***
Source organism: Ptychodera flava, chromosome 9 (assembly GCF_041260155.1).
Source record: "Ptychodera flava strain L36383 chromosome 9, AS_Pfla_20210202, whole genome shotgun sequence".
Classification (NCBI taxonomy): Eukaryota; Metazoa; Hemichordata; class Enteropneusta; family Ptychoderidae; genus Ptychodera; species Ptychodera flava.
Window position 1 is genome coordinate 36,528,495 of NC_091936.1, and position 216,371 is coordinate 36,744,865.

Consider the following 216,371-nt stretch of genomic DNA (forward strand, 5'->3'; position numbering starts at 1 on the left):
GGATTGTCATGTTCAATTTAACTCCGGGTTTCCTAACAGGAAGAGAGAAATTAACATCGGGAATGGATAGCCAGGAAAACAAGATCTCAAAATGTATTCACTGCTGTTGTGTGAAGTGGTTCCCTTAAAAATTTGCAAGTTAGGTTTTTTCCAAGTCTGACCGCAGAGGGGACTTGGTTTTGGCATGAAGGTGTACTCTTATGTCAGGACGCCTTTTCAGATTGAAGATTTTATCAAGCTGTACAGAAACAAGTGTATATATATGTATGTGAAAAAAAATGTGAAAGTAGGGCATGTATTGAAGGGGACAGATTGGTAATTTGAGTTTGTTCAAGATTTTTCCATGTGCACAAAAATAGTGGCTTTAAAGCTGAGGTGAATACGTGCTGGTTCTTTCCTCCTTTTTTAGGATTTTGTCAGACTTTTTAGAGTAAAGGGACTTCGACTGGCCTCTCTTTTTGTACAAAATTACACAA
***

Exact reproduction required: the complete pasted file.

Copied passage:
Source organism: Ptychodera flava, chromosome 9 (assembly GCF_041260155.1).
Source record: "Ptychodera flava strain L36383 chromosome 9, AS_Pfla_20210202, whole genome shotgun sequence".
Classification (NCBI taxonomy): Eukaryota; Metazoa; Hemichordata; class Enteropneusta; family Ptychoderidae; genus Ptychodera; species Ptychodera flava.
Window position 1 is genome coordinate 36,528,495 of NC_091936.1, and position 216,371 is coordinate 36,744,865.

Consider the following 216,371-nt stretch of genomic DNA (forward strand, 5'->3'; position numbering starts at 1 on the left):
GGATTGTCATGTTCAATTTAACTCCGGGTTTCCTAACAGGAAGAGAGAAATTAACATCGGGAATGGATAGCCAGGAAAACAAGATCTCAAAATGTATTCACTGCTGTTGTGTGAAGTGGTTCCCTTAAAAATTTGCAAGTTAGGTTTTTTCCAAGTCTGACCGCAGAGGGGACTTGGTTTTGGCATGAAGGTGTACTCTTATGTCAGGACGCCTTTTCAGATTGAAGATTTTATCAAGCTGTACAGAAACAAGTGTATATATATGTATGTGAAAAAAAATGTGAAAGTAGGGCATGTATTGAAGGGGACAGATTGGTAATTTGAGTTTGTTCAAGATTTTTCCATGTGCACAAAAATAGTGGCTTTAAAGCTGAGGTGAATACGTGCTGGTTCTTTCCTCCTTTTTTAGGATTTTGTCAGACTTTTTAGAGTAAAGGGACTTCGACTGGCCTCTCTTTTTGTACAAAATTACACAA